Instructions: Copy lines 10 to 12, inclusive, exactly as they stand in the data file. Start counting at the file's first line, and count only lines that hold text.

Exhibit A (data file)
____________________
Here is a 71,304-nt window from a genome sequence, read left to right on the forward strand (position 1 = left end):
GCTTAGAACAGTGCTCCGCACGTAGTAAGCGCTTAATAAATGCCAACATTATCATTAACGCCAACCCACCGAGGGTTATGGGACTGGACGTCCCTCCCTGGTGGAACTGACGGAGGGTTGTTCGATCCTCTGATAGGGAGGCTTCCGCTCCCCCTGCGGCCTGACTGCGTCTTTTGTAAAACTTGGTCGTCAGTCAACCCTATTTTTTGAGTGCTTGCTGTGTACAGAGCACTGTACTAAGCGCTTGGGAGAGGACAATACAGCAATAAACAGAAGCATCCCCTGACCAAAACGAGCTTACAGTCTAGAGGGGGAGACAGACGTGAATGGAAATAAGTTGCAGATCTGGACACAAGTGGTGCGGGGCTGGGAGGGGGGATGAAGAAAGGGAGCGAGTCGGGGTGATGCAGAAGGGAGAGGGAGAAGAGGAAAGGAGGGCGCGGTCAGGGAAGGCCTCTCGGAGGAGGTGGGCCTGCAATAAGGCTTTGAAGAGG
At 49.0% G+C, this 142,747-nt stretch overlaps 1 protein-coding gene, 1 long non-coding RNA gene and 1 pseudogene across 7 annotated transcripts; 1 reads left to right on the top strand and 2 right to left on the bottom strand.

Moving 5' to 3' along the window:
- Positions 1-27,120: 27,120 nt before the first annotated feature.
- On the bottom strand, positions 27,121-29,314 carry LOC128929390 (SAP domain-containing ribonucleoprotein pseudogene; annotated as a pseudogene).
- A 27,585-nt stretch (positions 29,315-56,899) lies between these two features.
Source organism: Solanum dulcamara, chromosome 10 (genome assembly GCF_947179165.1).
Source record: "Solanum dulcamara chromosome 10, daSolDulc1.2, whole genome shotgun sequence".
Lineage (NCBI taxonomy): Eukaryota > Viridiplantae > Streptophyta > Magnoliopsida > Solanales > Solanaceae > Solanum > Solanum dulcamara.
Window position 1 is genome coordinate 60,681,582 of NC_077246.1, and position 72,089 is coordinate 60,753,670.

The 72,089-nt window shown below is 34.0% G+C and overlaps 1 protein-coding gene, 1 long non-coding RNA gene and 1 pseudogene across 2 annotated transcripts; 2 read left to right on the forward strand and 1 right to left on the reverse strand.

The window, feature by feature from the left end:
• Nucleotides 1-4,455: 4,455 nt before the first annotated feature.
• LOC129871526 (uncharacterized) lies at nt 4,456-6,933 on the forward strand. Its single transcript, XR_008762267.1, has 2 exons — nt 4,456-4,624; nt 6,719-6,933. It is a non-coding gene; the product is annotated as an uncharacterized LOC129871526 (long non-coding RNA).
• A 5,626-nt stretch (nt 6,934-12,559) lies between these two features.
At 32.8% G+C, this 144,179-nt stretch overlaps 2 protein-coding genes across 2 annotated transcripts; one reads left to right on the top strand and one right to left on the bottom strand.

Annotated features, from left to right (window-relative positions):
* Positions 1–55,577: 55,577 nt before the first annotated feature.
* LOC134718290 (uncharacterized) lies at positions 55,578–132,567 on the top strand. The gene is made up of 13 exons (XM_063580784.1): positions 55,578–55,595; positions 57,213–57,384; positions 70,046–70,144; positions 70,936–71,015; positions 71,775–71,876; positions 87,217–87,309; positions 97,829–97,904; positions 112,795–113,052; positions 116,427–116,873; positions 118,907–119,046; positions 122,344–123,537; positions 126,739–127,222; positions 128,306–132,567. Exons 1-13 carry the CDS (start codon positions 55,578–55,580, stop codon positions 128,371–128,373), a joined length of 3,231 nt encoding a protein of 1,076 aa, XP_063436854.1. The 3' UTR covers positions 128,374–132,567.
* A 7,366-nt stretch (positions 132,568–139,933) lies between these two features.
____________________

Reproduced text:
Lineage (NCBI taxonomy): Eukaryota > Viridiplantae > Streptophyta > Magnoliopsida > Solanales > Solanaceae > Solanum > Solanum dulcamara.
Window position 1 is genome coordinate 60,681,582 of NC_077246.1, and position 72,089 is coordinate 60,753,670.

The 72,089-nt window shown below is 34.0% G+C and overlaps 1 protein-coding gene, 1 long non-coding RNA gene and 1 pseudogene across 2 annotated transcripts; 2 read left to right on the forward strand and 1 right to left on the reverse strand.